In 1697, shortly after the Amish division, Gerhard Roosen, an aged Mennonite elder of Hamburg, Germany, wrote the following words to those involved:

“I am sincerely grieved that you have been so disturbed by those who think highly of themselves, and make laws of things that are not upheld in the Gospel. Had it been specified in the apostolic letters how or wherewith a believer should be clothed, or whether he should go in this or that country, and this were disobeyed, then these had something of which to speak; but it is more contrary to the Gospel to affix one’s conscience to a pattern of hats, clothes, stockings, shoes, or the hair of the head (Colossians 2:14-18), or make a distinction in which country one lives; and then, for one to undertake the enforcement of such regulations by punishing with the ban all who will not accept them, and to expel from the church as leaven all those who do not wish to avoid those thus punished, though neither the Lord Jesus in His Gospel, or His holy apostles have bound us to external things, nor have deemed it expedient to provide such regulations and laws. I agree with what the apostle Paul tells us in Colossians 2 (verse 16) that the kingdom of heaven, or the kingdom of God, is not obtained “in meat or in drink” nor in this or that in the form or pattern of clothing, to which external things our Saviour does not oblige us.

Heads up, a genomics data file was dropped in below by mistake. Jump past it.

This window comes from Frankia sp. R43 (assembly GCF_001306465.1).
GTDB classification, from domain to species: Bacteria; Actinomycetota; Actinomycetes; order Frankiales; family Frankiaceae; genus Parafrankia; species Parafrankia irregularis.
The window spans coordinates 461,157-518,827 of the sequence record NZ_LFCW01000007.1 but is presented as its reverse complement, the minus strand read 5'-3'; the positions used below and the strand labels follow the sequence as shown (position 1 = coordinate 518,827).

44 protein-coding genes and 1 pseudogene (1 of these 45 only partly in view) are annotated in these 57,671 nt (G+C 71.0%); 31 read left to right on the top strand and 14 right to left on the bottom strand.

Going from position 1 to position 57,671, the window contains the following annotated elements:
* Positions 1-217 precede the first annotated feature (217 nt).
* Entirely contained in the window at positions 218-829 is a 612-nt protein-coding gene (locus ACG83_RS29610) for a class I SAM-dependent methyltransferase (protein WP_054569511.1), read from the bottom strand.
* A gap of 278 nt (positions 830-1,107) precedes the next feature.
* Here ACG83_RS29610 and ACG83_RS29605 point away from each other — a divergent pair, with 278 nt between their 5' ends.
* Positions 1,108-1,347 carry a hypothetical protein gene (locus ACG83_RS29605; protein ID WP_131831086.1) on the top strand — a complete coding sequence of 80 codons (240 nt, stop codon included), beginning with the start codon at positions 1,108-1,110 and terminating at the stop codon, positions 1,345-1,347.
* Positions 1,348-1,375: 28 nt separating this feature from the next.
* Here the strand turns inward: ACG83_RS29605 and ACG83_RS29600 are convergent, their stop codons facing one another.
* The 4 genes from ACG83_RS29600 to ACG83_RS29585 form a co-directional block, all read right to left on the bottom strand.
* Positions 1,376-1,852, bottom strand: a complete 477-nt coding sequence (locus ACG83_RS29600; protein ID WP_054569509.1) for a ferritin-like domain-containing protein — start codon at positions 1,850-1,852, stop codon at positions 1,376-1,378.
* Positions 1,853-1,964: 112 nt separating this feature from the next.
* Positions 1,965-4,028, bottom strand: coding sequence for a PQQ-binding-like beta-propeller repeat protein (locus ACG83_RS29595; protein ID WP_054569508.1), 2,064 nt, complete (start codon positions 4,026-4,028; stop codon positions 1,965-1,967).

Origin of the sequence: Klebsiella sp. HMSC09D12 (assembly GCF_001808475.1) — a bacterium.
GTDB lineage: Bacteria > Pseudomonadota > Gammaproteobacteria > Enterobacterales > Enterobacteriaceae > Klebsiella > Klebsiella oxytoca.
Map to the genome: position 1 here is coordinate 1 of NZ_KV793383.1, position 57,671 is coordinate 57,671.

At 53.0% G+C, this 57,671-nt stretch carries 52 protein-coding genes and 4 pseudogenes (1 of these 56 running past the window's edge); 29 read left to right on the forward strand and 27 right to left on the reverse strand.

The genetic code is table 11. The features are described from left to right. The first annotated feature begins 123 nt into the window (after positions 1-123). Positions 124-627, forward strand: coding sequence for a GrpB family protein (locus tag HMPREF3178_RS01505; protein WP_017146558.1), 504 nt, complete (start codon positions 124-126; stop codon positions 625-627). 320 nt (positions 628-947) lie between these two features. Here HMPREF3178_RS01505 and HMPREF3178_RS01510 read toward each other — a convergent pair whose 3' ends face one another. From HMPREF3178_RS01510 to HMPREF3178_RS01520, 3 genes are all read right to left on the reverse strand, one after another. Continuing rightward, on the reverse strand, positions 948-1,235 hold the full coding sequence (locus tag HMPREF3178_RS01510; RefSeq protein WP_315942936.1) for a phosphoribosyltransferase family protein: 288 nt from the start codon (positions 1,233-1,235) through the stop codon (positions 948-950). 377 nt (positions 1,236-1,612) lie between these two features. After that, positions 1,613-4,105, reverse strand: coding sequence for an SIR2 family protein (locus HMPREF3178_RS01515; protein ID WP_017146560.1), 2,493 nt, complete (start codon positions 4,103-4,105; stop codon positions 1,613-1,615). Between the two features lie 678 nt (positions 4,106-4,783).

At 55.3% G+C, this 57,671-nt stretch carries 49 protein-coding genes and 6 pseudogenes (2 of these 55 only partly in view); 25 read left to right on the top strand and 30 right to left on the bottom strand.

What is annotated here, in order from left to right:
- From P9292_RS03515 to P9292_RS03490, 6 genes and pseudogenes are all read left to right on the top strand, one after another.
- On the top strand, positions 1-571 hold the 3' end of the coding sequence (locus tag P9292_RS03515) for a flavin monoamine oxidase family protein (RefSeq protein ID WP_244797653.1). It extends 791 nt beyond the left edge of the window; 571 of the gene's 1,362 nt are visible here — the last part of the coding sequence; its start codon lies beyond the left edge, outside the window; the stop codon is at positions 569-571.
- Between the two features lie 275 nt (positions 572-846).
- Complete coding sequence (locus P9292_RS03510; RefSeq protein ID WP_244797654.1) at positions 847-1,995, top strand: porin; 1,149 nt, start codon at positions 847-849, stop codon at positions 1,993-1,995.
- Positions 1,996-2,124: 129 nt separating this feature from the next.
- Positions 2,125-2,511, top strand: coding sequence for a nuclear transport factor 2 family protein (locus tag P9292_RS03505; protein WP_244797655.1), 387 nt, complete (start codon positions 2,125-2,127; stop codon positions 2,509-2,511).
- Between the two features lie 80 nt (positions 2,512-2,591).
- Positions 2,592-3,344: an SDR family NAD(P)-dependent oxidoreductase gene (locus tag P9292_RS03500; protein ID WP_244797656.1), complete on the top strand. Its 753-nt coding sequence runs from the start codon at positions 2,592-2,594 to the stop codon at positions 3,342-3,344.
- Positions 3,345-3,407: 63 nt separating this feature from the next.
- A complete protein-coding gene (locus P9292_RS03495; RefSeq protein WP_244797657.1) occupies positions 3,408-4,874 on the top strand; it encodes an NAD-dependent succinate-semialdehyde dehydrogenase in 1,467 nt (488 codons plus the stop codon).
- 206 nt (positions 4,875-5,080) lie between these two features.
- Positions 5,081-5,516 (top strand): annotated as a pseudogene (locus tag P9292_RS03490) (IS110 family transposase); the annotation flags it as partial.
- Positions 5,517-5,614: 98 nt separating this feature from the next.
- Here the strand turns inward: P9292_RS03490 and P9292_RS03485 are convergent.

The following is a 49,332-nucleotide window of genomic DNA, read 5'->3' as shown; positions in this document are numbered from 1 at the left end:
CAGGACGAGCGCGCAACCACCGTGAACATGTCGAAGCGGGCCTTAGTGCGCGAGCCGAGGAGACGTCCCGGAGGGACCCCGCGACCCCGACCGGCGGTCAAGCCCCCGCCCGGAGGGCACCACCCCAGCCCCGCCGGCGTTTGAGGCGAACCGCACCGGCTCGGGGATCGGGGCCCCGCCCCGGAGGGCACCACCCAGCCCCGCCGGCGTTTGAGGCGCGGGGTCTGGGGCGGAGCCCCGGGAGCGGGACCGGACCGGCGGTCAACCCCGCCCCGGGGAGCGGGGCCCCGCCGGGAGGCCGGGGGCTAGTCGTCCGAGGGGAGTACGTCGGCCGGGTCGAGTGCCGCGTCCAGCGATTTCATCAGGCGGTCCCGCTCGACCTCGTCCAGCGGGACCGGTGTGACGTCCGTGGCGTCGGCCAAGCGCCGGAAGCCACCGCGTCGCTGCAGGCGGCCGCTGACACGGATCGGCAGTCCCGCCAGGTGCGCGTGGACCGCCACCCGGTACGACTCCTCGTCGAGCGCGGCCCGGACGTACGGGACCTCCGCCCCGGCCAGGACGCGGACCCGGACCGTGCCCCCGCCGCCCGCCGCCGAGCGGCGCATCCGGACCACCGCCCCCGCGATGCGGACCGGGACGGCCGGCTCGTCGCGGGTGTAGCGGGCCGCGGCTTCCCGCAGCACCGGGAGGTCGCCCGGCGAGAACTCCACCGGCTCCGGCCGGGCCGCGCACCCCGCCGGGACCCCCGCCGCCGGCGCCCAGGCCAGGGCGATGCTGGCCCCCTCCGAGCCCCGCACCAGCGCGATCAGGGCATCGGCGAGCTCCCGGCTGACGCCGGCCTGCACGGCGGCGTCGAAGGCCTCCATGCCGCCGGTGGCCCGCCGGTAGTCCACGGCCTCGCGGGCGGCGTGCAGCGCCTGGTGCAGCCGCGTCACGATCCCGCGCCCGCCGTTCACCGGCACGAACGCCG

“I hold that it is becoming to adapt the manner of dress to the current customs of one’s environments; but it is reasonable that we abstain from luxuries, pride, and carnal worldly lusts (1 John 2, verses 16, 17), not immediately adopting the latest style of fashionable clothing; which is certainly something to be reproved, but when it has come into common use then it is honourable to follow in such common apparel, and to walk in humility.

“The Holy Scripture must be our ruling standard; to this we must yield, not running before it, but following, and that not untimely, but with care, fear, and regret; for it is a dangerous venture to step into the judgment of God and bind that which is not bound in heaven.”

%d bloggers like this: